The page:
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Commercial Lease Review and Negotiation

Is there a "Standard" Commercial Lease in Texas?

There is no "standard" commercial lease in Texas, period.  There are as many commercial leases in the marketplace as there are landlords and their attorneys.  And many landlords use different leases for different projects.  Commercial leases differ in content depending on whether the tenant leases the entire project or building; whether the project is shopping mall, or a strip shopping center; whether the project is a small office building with multiple tenants, or a multi-story office building with perhaps hundreds of tenants.

What are common concerns related to Commercial Lease in Texas?

Although there are no standard lease forms, the composition of leases are generally similar.  But each landlord or landlordís attorney will be very protective of many provisions within their lease (that is, few if any changes are permitted), but there are other portions of their lease where they will entertain negotiated changes that are reasonable, perhaps because of competitive pressure in the marketplace.  It is in this arena that an attorney with a background in commercial lease review and negotiation will provide the prospective tenant with valuable information and insight into which lease covenants may be negotiable, and which are more than likely off limits.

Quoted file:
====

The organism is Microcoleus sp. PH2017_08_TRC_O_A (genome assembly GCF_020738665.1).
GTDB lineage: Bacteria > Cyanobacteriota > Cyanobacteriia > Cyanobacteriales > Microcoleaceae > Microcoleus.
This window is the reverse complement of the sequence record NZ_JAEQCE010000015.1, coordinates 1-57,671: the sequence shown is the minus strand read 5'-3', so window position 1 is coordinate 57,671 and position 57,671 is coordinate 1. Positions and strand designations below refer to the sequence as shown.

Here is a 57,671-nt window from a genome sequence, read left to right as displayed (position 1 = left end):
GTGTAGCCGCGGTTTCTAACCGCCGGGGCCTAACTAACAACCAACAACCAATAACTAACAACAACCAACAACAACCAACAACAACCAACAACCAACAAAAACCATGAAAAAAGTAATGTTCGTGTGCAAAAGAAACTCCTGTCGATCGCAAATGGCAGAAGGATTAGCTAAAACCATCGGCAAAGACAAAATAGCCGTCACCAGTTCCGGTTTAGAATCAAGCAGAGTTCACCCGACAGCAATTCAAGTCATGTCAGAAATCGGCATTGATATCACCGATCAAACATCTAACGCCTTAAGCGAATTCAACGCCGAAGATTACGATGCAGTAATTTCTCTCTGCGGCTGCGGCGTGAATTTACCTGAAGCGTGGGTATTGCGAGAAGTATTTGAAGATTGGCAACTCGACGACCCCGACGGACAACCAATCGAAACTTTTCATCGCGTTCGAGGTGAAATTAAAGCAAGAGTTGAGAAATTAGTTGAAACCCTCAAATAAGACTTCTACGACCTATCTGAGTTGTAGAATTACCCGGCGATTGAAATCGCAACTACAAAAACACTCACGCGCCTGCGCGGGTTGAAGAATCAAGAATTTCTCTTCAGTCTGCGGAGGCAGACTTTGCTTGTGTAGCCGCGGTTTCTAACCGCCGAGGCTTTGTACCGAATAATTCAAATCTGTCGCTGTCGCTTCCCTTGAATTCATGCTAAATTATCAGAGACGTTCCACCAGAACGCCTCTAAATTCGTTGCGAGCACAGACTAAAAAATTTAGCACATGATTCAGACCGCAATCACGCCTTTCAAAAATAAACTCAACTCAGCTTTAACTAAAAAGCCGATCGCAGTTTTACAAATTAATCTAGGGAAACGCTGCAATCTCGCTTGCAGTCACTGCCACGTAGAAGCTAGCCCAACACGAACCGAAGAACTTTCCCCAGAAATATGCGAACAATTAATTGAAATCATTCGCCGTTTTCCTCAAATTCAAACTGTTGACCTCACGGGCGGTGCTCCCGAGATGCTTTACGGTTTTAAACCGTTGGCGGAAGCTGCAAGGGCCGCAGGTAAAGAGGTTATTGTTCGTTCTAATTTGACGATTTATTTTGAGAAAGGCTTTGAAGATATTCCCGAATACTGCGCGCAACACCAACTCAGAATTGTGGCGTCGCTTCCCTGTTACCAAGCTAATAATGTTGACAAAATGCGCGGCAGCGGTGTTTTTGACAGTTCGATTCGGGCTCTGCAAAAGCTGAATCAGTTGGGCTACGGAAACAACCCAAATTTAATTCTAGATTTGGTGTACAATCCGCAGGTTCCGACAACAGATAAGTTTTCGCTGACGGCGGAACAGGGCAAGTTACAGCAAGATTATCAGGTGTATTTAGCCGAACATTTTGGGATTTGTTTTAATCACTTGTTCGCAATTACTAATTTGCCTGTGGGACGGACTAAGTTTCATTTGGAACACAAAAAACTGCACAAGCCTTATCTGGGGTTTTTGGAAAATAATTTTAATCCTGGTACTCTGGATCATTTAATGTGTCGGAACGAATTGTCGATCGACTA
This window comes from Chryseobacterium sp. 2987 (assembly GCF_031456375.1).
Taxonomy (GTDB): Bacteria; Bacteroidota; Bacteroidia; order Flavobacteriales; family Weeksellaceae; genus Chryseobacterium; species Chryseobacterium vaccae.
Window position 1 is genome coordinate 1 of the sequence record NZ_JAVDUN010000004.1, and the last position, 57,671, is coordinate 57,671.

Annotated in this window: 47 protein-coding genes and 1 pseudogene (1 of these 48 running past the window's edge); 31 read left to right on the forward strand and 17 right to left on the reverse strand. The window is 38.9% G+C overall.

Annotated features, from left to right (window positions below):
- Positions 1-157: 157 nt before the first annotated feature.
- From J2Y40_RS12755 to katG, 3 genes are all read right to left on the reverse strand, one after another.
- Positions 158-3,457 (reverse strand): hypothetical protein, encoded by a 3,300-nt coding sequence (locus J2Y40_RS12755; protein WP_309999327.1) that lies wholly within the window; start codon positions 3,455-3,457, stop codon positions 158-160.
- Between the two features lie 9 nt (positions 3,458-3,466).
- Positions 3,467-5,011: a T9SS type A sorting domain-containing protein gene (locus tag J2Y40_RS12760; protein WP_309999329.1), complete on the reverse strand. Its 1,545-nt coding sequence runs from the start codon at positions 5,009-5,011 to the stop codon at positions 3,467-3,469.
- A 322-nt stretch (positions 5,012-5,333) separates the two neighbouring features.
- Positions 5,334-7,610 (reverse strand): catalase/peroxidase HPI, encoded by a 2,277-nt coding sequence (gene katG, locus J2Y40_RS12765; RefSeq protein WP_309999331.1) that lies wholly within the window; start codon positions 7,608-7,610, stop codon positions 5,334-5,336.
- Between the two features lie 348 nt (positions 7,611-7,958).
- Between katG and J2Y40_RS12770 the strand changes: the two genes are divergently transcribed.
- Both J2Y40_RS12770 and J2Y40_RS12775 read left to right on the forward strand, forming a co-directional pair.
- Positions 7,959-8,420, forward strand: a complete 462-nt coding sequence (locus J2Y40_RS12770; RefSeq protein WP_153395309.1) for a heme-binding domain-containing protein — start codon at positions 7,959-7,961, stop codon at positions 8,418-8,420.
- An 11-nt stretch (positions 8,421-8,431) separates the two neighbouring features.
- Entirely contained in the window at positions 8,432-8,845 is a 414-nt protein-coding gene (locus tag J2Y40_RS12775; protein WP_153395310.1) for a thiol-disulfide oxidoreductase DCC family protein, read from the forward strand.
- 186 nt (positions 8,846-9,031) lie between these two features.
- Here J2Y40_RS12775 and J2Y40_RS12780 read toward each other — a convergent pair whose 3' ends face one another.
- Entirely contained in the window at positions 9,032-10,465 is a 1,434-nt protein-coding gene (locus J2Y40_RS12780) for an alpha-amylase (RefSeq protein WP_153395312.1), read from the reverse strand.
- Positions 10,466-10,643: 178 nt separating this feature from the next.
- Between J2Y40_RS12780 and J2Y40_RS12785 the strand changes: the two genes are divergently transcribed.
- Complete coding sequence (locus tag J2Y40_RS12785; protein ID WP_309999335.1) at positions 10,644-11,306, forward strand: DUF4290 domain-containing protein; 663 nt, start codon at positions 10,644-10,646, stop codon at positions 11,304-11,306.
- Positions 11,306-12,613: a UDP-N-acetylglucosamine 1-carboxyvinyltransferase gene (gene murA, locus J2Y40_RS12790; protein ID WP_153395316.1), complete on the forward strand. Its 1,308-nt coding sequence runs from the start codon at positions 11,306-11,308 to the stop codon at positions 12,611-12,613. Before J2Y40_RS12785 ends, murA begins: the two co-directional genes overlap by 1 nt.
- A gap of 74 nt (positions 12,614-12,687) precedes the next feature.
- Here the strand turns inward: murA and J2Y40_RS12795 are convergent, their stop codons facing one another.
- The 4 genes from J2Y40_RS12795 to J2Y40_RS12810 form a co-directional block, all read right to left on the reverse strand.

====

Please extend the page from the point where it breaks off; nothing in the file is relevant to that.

Should I sign a "Letter of Intent" in Texas?

Many landlords and leasing agents pursue the prospective tenant and request the execution of a "letter of intent."  Avoid signing a letter of intent with the landlord until after you have received legal counsel.  Landlords are very often reluctant to revisit the agreed deal points set forth in these summary documents. For instance, a letter of intent in a commercial lease transaction may include these deal point issues: identification of the landlord and the tenant, description of the premises, location of the premises, identification of any guarantors, permitted uses of the premises, delivery date of the premises, lease commencement date, rent commencement date, lease term, base rental, whether or not percentage rent applies, charges to the tenant in addition to the base rent, amount of the security deposit, prepaid rent, construction undertaken by the landlord, construction undertaken by the tenant, improvement allowance for the tenant, signage, and any contingencies that may affect the transaction.

I assist clients in the review and negotiation of commercial leases.

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